Five Go Feasting: Famously Good Recipes is inspired by the mouth-watering food and drink in Enid Blyton’s classic books.
From lashings of ginger beer to cherry cake and cucumber sandwiches, food always played a vital role in Enid Blyton’s Famous Five stories. Indeed, much of the books’ appeal lay in the fact that the adventures of George, Anne, Julian, Dick and Timmy the dog followed a reassuringly consistent, food-centric pattern. When opening a Five book, you always knew the gang would go on holiday, discover a mystery or crime, and solve it neatly by the final chapter – stopping for plentiful picnics and snack breaks along the way.
Now, a recipe book based on the food of the Famous Five is set for release. Five Go Feasting: Famously Good Recipes, written by food writer Josh Sutton and published by Seven Dials, will be divided into six chapters: Jolly Good Breakfasts, Perfect Picnics, Scrumptious Suppers, Cracking Cakes and Tasty Treats, and Lashings of Delicious Drinks.
The book was commissioned by Emily Barrett, commissioning editor for Seven Dials and Orion Spring, Orion Publishing Group, and will feature a total of 80 food and drink recipes faithful to Blyton’s novels.
“Enid Blyton was a woman after my own heart – she knew that every good day out involves and revolves around good food,” Barrett tells Stylist.co.uk, adding that many of the 21 Famous Five stories were written when Britain was still under a system of rationing in the wake of World War Two.
“Perhaps that’s why Blyton had food on the brain. Whatever the reason, the Famous Five never left the house for an adventure without eating a good breakfast or cooking one on the camping stove, and they always took picnic ingredients with them or discussed where they could pick up the best lunch on their travels. I live by that philosophy – don’t we all?”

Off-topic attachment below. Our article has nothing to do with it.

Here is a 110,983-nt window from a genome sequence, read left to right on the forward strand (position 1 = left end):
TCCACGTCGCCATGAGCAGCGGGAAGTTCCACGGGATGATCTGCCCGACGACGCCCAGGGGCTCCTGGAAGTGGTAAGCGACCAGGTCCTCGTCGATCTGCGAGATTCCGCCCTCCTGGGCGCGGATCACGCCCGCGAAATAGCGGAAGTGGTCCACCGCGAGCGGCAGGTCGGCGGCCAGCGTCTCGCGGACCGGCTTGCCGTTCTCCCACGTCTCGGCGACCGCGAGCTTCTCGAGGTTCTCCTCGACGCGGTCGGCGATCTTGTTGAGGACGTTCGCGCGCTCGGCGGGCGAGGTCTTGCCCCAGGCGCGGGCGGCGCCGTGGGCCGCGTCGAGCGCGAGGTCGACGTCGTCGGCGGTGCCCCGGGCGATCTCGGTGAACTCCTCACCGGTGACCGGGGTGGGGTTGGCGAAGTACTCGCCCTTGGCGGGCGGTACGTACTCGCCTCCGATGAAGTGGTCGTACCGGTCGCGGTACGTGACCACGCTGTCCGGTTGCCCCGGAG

The recipes in Five Go Feasting were inspired by some of the best foodie moments in Blyton’s books – from Aunt Fanny’s “just out of the oven” scones in Five on Kirrin Island Again to the “salad fit for a king” described in minute detail by Dick in Five Go Down to the Sea.
“It helped that the vast majority of the recipes we still eat and love today, although we have also included a couple that are faithful to the books but perhaps aren’t as appetising in the 21st century, such as brawn and boiled tongue,” Barrett says.
And while treats such as boiled sweets and sausage rolls often stick out in our memories of the Famous Five books, Barrett says the gang actually had a “really balanced and varied diet full of salads and vegetables”. As a result, while it “absolutely does include” recipes for the “very best picnic food”, it’s also “a book of well-rounded breakfasts, lunches, dinners and treats, all washed down with lashings of delicious drinks”.
Five Go Feasting will be published on 1 November, tying in with the 50th anniversary of Blyton’s death later that month. As well as the anniversary, Barrett explains that the nostalgic value of the book felt like a timely antidote to negative news headlines.
“Doesn’t the world feel full of doom and gloom at the moment, and isn’t it nice returning to the comfy, familiar stories of our childhoods when everything was less scary?” she says.
“I hope flicking through the recipes and reading the quotes around them will transport readers back to happy memories, and help them to recreate some of the Famous Five’s special magic in the kitchen.”
Five Go Feasting comes on the heels of a series of ‘grown-up’ Famous Five books, published by Quercus, which depict the gang as adults with 21st century concerns. Those books, with titles such as Five on Brexit Island and Five Go Gluten-Free, proved wildly popular when they were published in 2016.
An Enid Blyton-inspired children’s cookbook written by Leon co-founder Allegra McEvedy, Jolly Good Food, was also published last autumn.
Kate Young is the author of The Little Library Cookbook, which features recipes based on meals in adult and children’s literature – from the currant buns eaten in The Tale of Peter Rabbit to the crab and avocado salad that appears in Sylvia Plath’s The Bell Jar. She says it’s not surprising that fiction has proved such a rich source of inspiration for food writers.
“The food in Blyton’s books – her boarding school novels, as well as the adventures of the Famous Five on the Dorset coast – is food I find endlessly familiar, warm, and comforting,” she tells Stylist.co.uk. “It’s rich in nostalgia, even for those of us born decades after it was immortalised in print.
“Food gives us such a sense of time, place, and character – it’s a visceral and delicious portal into the stories we grew up reading,” she continues.
“And as adults, a slice of sticky ginger cake, a picnic by the sea, or a bottle of ginger beer can take us straight back.”
Images: Seven Dials/ Getty Images